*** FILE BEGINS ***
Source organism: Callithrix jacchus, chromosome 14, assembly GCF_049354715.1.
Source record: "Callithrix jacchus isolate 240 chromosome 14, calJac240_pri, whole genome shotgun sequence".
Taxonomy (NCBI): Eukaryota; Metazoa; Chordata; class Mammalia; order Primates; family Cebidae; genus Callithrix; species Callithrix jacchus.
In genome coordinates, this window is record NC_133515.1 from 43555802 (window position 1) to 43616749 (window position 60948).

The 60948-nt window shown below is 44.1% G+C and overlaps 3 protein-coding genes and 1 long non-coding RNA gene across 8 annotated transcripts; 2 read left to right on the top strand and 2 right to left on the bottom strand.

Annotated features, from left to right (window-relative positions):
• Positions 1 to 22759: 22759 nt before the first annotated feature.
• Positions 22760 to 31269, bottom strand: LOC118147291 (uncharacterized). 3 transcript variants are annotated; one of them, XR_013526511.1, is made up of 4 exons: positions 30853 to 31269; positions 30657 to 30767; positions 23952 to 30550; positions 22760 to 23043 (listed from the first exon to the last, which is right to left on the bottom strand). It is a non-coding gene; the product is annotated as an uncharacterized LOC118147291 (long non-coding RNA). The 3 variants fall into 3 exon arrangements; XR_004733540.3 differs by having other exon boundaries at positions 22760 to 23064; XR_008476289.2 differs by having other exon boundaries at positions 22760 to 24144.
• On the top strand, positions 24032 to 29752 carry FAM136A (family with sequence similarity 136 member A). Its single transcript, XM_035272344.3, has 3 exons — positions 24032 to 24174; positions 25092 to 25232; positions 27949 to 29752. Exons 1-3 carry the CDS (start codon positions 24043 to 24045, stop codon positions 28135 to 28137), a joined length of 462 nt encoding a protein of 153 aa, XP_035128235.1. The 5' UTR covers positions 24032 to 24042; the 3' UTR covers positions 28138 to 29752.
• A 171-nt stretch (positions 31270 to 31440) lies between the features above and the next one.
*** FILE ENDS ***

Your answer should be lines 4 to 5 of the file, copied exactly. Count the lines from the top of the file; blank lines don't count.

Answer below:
In genome coordinates, this window is record NC_133515.1 from 43555802 (window position 1) to 43616749 (window position 60948).

The 60948-nt window shown below is 44.1% G+C and overlaps 3 protein-coding genes and 1 long non-coding RNA gene across 8 annotated transcripts; 2 read left to right on the top strand and 2 right to left on the bottom strand.